Oracy – Why teach it?
Should we teach oracy skills in school? Simply, yes.
But what is oracy? There is a definition on wikipedia but when I mention oracy it is often met with a frown and the question “what is that?” In old money, it is speaking and listening skills, but with the ability to articulate well what you know with fluency. Many new frameworks and schools focus upon it in the curriculum, such as Oracy Cambridge‘s Oracy Skills Framework and Glossary.
It is a concept that was born out of the recognition of the importance of effective communication in today’s world. As society becomes more interconnected and globalised, the ability to express oneself clearly and confidently becomes increasingly valuable. The Oracy All Party Parliamentary Group (APPG) campaign wrote the Speaking for Change report which explores in depth its value and is well worth a read.
The need to be articulate
The idea of teaching speaking skills in school was likely influenced by several factors. Firstly, the need for students to be able to articulate their thoughts and ideas in a coherent manner is a fundamental skill that can benefit them in various aspects of their lives. Whether it is participating in class discussions, presenting projects, or engaging in debates, the ability to speak effectively allows students to effectively convey their knowledge and opinions.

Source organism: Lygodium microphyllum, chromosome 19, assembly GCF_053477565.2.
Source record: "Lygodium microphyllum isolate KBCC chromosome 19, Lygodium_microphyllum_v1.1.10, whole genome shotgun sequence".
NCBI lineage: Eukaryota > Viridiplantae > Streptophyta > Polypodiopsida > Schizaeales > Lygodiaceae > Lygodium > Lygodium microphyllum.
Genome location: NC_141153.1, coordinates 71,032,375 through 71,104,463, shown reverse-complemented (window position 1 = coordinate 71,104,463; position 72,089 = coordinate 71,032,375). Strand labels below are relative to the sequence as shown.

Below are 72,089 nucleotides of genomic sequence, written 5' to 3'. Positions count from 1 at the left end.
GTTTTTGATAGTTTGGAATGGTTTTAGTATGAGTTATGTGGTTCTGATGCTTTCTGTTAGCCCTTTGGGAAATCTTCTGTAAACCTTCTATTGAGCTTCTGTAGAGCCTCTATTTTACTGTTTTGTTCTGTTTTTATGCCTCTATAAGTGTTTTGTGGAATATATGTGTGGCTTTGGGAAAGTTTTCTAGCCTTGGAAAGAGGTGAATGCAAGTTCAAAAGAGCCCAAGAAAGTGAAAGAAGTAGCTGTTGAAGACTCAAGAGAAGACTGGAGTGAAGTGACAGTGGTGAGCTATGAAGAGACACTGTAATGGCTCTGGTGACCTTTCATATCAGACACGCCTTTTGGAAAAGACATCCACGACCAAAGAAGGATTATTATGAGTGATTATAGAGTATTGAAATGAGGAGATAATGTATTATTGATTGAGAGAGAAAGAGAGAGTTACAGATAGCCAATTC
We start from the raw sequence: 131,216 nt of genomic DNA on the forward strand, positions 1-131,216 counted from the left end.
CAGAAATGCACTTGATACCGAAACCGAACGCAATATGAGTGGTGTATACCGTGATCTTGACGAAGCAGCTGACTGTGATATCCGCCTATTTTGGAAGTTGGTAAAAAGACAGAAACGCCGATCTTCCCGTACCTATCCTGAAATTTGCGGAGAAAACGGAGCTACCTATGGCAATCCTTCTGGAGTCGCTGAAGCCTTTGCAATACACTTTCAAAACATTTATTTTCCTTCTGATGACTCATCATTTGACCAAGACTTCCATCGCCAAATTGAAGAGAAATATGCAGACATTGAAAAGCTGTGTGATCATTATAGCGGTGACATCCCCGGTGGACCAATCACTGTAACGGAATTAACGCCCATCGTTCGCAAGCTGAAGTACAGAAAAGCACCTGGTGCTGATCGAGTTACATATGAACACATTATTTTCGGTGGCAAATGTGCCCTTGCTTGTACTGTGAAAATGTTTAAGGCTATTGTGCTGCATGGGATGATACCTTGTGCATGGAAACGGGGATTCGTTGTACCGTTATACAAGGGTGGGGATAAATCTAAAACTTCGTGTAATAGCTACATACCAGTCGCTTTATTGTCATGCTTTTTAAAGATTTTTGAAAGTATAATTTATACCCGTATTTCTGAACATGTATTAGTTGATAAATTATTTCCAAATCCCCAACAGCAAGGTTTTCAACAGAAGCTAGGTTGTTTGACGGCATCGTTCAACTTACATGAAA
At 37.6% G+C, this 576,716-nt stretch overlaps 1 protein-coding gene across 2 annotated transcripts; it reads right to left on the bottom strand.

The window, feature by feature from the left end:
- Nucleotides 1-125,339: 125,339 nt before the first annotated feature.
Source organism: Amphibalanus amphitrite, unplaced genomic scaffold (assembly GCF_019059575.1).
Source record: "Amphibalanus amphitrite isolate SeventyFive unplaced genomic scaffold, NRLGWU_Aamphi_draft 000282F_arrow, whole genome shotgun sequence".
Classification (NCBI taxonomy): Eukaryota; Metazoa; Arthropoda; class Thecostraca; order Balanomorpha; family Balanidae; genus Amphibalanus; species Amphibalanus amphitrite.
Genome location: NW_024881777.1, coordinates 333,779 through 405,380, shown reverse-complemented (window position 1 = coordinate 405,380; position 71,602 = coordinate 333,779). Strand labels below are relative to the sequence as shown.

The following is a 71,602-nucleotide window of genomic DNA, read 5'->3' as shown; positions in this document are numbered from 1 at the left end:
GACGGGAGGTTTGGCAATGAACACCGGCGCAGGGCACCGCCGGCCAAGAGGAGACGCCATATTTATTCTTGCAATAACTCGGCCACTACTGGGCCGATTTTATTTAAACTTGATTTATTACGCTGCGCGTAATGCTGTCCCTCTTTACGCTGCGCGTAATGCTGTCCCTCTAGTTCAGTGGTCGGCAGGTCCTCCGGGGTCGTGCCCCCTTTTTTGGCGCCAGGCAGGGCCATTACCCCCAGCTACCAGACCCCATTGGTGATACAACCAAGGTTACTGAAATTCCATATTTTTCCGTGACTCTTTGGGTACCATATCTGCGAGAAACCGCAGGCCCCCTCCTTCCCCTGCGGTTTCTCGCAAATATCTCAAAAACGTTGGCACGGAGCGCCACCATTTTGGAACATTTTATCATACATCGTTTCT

Skills needs for the professional world
Secondly, the idea of teaching speaking skills in school may have been driven by the recognition that communication skills are essential for success in the professional world. Employers often look for candidates who can effectively communicate their ideas, collaborate with others, and present themselves confidently. By teaching speaking skills in school, educators aim to equip students with the tools they need to succeed in their future careers.
Oral communication activities promote critical thinking, problem-solving and creativity
Additionally, teaching speaking skills in school has have been influenced by research and evidence highlighting the positive impact of oral communication on learning outcomes. Studies have shown that engaging in oral communication activities can enhance critical thinking, problem-solving, and creativity. There are fantastic education providers who specialise in this area. For example, Thinking Moves by Dialogue Works is a metacognition programme that fits in perfectly with current teaching practice. By incorporating speaking skills into the curriculum, educators can create a more interactive and engaging learning environment that fosters students’ overall development.
Oracy skills for levelling up
In conclusion, the idea of teaching speaking skills in school emerged from the recognition of the importance of effective communication in various aspects of students’ lives. By equipping students with the ability to express themselves clearly and confidently, educators aim to prepare them for success in both their academic and professional pursuits.
Find out more about our workshops.